Despite some sloppy play that let the Spurs hang around, the Clippers made enough plays to pull out their third straight win, and second in San Antonio.
The Clippers were up 4-0 with a couple solid offensive and defensive possessions, but then things took a turn for the sloppy. Neither team could do much on offense in the halfcourt, with the Clippers scoring primarily in transition. The Clippers were up 16-8 halfway through the period when the bench started checking in. The input of fresh blood did not impact the quality of the game, however, which remained a bit messy. Nonetheless, the Clippers were more competent than the Spurs, and led 26-14 after one.
The modified bench unit with PG anchoring continued the Clippers’ lead, with Paul George doing the bulk of the scoring. His sizzling jump shooting had the Clippers up 17 at one point, with the Spurs’ shots finally dropping to keep them attached. A quick 5-0 Spurs run to get the lead down to 12 brought the Clippers’ starters back in at the 6:12 mark. The Harden-Zu pick and roll generated good looks for the Clippers, but they couldn’t convert. Late in the quarter, the Spurs finally made a run, and got it all the way back to 54-48.
Kawhi Leonard was the go-to option early in the 3rd for the Clippers, as Paul George cooled off over halftime. Harden found him multiple times for easy looks around the rim, especially in transition, and the Clippers were humming on offense. Unfortunately, the Spurs kept pace, with their own offensive skills returning. That changed in the middle part of the quarter with Wembanyama out, as the Clippers went on a 14-0 run with their starters and Harden-Kawhi + bench unit in to get the lead up to 18. Just as in the first half, however, the Spurs closed the quarter on a 6-0 run to keep the deficit at 12 entering the 4th.
The Clippers maintained their usual rotations to start the 4th (except for Amir Coffey replacing Norm Powell, who had groin soreness), and the new rotations continued to work, with the Clippers holding a lead in the low-mid teens for the early part of the period. At around the 7-minute mark, Ty Lue brought the starters back – but kept Russ in instead of Mann. While Terance hadn’t shot the ball well, this unit (the Clippers’ previous starting group) again showed its worth (that is, bad) by giving the Spurs a 17-6 run to make things a bit close down the stretch. The Clippers made just enough shots and free throws to pull out the win, but it was less comfortable than it should have been.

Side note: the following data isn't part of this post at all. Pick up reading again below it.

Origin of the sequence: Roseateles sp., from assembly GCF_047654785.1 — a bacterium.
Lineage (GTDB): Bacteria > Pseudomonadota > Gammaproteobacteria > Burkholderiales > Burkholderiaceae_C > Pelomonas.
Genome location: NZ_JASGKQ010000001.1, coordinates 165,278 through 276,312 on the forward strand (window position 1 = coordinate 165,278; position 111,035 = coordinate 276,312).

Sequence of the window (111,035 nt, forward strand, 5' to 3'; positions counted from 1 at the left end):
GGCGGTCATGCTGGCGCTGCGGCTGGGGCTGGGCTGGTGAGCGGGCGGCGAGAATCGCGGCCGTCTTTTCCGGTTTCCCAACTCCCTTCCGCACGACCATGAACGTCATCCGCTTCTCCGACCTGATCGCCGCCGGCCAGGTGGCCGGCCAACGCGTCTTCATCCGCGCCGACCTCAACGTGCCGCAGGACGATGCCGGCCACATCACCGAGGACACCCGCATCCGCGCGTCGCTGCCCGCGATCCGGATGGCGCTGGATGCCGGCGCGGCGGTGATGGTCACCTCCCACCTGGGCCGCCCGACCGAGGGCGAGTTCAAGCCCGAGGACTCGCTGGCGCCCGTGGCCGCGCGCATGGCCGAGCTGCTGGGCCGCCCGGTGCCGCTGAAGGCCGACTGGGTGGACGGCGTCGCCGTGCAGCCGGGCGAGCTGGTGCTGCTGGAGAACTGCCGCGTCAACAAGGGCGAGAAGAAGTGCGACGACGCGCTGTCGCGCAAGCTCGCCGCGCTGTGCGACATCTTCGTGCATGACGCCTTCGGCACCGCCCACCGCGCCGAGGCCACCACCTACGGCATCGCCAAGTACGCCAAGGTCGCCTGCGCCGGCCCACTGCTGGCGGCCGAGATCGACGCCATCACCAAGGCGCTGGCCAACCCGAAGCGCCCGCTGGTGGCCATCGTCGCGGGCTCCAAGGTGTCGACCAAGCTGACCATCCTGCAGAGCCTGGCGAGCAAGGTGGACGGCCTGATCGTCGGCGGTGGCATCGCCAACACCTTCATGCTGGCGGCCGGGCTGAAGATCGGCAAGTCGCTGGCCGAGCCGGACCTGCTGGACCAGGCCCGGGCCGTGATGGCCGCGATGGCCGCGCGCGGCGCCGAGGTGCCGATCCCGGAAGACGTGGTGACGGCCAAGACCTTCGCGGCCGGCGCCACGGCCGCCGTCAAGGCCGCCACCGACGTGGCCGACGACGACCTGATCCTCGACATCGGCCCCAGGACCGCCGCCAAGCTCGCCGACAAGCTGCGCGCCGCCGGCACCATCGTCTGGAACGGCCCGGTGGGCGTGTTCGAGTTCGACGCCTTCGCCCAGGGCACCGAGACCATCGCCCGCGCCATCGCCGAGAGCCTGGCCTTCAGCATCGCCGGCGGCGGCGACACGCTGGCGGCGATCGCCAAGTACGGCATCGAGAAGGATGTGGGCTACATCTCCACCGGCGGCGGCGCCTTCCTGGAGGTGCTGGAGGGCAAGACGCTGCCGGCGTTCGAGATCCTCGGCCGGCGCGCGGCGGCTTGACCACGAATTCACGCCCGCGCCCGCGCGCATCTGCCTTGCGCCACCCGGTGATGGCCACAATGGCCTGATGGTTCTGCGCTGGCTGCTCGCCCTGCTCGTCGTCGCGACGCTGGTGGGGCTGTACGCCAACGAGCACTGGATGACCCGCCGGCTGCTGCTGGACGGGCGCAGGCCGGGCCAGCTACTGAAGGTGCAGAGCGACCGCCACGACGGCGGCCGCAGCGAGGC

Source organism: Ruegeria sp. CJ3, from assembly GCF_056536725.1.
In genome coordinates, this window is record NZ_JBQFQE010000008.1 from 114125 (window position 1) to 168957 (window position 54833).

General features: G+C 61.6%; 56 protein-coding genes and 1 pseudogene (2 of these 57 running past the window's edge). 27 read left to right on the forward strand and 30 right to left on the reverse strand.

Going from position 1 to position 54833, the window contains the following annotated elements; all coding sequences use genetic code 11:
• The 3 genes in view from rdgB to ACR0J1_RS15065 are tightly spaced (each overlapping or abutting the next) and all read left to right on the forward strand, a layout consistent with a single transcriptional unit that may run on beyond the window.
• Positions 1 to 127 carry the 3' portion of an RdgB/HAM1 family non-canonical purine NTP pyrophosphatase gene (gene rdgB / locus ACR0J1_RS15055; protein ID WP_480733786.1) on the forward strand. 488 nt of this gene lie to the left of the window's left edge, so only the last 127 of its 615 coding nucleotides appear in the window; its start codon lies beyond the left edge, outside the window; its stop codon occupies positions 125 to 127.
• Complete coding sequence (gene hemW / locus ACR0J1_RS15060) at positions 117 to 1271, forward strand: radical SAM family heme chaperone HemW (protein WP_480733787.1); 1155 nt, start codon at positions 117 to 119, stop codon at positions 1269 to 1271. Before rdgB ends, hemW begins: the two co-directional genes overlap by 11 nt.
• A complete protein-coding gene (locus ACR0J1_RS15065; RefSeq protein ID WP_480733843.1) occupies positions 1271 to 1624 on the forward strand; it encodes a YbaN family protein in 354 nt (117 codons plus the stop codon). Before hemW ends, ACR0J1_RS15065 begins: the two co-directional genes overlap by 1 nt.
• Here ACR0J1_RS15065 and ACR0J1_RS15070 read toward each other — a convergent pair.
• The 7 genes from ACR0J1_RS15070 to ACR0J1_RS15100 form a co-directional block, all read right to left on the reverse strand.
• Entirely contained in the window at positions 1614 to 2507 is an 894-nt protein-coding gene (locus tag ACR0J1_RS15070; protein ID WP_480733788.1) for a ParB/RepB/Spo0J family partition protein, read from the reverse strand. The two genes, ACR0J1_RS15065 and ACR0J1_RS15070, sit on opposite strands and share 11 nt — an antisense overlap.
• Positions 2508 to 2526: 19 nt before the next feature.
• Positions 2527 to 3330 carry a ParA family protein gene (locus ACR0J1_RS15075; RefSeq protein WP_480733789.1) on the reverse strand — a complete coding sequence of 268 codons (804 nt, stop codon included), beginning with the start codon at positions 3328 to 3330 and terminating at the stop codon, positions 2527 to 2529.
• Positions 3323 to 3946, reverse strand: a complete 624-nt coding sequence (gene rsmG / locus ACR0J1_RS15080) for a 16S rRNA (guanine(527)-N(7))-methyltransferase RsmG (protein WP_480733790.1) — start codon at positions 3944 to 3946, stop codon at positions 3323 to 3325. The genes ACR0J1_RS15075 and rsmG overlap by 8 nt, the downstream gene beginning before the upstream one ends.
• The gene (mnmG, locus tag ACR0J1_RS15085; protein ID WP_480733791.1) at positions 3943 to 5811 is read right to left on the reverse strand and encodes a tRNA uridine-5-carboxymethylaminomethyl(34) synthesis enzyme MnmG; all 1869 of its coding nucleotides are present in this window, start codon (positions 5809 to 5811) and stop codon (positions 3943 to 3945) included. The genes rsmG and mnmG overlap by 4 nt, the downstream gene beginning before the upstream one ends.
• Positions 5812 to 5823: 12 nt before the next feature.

Mann Misfiring: While Terance has overall played well this season and with this new starting unit, he was 0-3 from deep in this one and just can’t buy a long ball. He’s now just 2-17 from three this year, and teams are leaving him open. He’s a proven enough shooter at the NBA level that the shots will start to fall – the big thing with him is that he needs to keep shooting them. His defense, rebounding, and lack of need to have the ball in his hands is useful with the starters, and if he starts making his threes then the offense should really start to zing.
Efficient Kawhi: Outside of the Lakers game Kawhi Leonard has not truly “gone off” this season, but I thought this game was his best offensive showing outside of that. He scored 26 points on 17 shots, and was there every time the Clippers needed a bucket. He’s finally starting to figure things out with this new roster, and his defense is as active as ever. Hopefully a true scoring breakout comes soon.
Amir Time: Amir Coffey played 10 minutes in the second place instead of Norm, as mentioned above, and acquitted himself quite well. He scored four points on a couple nice drives to the hoop, had a couple strong rebounds, and forced a steal that led to a transition bucket. His defensive skills and ability to get downhill on offense remain useful on this team, and I hope he gets more shots in the rotation this year.